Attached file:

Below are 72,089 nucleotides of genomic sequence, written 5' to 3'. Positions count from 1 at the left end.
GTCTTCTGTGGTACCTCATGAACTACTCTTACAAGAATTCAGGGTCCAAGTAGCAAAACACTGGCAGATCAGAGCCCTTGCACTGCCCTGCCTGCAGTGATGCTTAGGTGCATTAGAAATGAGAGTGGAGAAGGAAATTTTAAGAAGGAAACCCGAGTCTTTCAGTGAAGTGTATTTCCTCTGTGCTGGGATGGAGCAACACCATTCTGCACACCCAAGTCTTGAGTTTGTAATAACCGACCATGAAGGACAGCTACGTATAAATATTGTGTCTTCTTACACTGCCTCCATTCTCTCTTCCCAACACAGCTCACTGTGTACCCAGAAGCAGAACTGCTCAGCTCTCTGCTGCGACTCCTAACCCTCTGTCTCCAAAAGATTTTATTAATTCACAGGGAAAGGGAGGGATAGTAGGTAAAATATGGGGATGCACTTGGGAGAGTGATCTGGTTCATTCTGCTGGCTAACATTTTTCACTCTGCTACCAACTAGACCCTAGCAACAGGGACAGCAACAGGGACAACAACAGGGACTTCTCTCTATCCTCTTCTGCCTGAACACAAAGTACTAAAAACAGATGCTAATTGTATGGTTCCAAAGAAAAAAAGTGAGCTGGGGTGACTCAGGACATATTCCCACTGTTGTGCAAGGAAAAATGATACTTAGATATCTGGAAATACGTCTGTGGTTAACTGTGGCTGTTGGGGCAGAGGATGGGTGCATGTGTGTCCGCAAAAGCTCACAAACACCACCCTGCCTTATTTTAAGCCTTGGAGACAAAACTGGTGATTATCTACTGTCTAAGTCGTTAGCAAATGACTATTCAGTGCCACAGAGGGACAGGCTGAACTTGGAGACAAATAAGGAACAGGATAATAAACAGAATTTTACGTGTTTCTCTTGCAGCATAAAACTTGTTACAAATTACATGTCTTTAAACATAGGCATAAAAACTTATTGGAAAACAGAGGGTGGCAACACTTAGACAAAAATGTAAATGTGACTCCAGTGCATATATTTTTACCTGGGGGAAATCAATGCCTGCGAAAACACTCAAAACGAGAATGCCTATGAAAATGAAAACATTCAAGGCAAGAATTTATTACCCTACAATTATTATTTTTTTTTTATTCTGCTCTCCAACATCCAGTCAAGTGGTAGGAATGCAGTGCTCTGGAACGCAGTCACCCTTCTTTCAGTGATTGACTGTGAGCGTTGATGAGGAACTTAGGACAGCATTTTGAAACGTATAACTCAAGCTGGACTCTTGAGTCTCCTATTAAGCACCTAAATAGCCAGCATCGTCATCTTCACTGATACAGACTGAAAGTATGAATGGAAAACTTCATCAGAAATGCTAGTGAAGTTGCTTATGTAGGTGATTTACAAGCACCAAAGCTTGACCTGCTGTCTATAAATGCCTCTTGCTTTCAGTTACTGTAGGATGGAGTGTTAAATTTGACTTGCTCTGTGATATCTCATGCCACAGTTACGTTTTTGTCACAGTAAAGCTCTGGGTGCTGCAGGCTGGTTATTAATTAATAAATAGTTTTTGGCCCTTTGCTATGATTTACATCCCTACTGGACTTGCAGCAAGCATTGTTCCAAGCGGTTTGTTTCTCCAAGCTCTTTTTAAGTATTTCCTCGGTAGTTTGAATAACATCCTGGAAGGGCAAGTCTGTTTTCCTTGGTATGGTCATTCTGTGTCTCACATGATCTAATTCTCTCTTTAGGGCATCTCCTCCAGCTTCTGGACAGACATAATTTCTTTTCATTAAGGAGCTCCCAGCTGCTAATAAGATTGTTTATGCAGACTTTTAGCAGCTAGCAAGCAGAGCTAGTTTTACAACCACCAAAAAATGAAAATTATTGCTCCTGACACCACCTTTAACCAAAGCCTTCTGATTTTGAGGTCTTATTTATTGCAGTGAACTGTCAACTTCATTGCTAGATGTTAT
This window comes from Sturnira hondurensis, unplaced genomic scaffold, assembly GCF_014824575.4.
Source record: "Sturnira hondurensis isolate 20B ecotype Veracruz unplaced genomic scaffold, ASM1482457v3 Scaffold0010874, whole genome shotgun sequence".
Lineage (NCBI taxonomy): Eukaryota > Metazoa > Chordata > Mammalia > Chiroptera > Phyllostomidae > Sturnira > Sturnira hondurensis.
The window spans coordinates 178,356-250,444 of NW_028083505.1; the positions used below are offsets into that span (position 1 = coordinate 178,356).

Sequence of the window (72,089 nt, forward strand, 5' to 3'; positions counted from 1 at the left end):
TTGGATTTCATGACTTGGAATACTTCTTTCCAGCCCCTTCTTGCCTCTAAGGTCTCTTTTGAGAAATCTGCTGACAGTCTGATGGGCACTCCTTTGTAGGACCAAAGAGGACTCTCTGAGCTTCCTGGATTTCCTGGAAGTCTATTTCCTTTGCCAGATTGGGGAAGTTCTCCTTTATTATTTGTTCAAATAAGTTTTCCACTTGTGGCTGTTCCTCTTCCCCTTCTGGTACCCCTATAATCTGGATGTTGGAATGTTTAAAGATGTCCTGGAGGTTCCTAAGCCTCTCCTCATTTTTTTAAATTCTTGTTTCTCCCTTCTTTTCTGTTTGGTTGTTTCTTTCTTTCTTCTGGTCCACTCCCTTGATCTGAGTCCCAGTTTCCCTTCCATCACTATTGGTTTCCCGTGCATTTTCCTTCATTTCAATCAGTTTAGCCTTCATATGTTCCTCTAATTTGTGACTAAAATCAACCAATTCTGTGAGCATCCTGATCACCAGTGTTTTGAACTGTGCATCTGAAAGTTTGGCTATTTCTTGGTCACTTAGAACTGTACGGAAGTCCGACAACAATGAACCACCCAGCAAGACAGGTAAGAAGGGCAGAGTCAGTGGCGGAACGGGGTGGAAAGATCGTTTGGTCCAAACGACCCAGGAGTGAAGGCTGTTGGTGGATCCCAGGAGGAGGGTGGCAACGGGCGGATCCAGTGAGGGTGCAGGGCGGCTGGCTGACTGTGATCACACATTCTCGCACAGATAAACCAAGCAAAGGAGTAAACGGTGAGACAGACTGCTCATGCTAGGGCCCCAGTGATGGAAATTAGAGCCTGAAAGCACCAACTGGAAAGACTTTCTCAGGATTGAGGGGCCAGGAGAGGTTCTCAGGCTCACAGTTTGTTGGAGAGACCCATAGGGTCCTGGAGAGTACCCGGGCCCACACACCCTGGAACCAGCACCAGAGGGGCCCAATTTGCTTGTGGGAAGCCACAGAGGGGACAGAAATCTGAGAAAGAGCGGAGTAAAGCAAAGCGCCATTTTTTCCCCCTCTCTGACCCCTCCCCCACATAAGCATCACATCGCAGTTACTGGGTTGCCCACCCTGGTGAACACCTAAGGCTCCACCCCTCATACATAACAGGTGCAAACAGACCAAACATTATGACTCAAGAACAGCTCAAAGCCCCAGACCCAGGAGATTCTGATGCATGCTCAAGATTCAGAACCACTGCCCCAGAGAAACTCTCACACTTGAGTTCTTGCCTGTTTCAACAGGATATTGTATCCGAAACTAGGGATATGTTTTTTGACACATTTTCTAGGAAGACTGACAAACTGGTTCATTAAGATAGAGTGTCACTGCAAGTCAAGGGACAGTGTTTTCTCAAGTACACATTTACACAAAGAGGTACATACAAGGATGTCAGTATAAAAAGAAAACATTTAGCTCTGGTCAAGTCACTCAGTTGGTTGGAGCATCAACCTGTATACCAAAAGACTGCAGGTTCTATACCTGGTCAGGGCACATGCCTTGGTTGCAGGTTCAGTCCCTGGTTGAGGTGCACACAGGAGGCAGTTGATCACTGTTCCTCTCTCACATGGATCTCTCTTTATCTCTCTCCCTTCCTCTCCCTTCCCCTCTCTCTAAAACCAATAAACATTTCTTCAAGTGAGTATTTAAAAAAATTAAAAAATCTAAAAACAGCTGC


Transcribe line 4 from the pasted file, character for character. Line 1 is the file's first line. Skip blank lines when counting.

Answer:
Source record: "Sturnira hondurensis isolate 20B ecotype Veracruz unplaced genomic scaffold, ASM1482457v3 Scaffold0010874, whole genome shotgun sequence".